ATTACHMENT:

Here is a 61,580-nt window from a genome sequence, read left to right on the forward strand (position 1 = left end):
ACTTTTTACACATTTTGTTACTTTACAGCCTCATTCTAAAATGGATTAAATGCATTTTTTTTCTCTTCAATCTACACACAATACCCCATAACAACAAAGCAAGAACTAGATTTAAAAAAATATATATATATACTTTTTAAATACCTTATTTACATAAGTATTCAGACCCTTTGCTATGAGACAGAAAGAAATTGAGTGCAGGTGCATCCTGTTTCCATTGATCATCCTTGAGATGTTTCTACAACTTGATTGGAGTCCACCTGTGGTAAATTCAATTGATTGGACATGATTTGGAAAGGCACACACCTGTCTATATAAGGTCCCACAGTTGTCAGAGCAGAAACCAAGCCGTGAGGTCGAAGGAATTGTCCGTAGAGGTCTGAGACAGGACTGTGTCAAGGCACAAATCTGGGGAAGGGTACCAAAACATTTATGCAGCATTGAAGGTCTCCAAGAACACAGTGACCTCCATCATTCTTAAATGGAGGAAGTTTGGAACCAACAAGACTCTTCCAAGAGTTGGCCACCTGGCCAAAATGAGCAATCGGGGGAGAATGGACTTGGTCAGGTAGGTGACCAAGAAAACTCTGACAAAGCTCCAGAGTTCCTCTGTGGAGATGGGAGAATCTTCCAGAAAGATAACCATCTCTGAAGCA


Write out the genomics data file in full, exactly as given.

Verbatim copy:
Here is a 61,580-nt window from a genome sequence, read left to right on the forward strand (position 1 = left end):
ACTTTTTACACATTTTGTTACTTTACAGCCTCATTCTAAAATGGATTAAATGCATTTTTTTTCTCTTCAATCTACACACAATACCCCATAACAACAAAGCAAGAACTAGATTTAAAAAAATATATATATATACTTTTTAAATACCTTATTTACATAAGTATTCAGACCCTTTGCTATGAGACAGAAAGAAATTGAGTGCAGGTGCATCCTGTTTCCATTGATCATCCTTGAGATGTTTCTACAACTTGATTGGAGTCCACCTGTGGTAAATTCAATTGATTGGACATGATTTGGAAAGGCACACACCTGTCTATATAAGGTCCCACAGTTGTCAGAGCAGAAACCAAGCCGTGAGGTCGAAGGAATTGTCCGTAGAGGTCTGAGACAGGACTGTGTCAAGGCACAAATCTGGGGAAGGGTACCAAAACATTTATGCAGCATTGAAGGTCTCCAAGAACACAGTGACCTCCATCATTCTTAAATGGAGGAAGTTTGGAACCAACAAGACTCTTCCAAGAGTTGGCCACCTGGCCAAAATGAGCAATCGGGGGAGAATGGACTTGGTCAGGTAGGTGACCAAGAAAACTCTGACAAAGCTCCAGAGTTCCTCTGTGGAGATGGGAGAATCTTCCAGAAAGATAACCATCTCTGAAGCA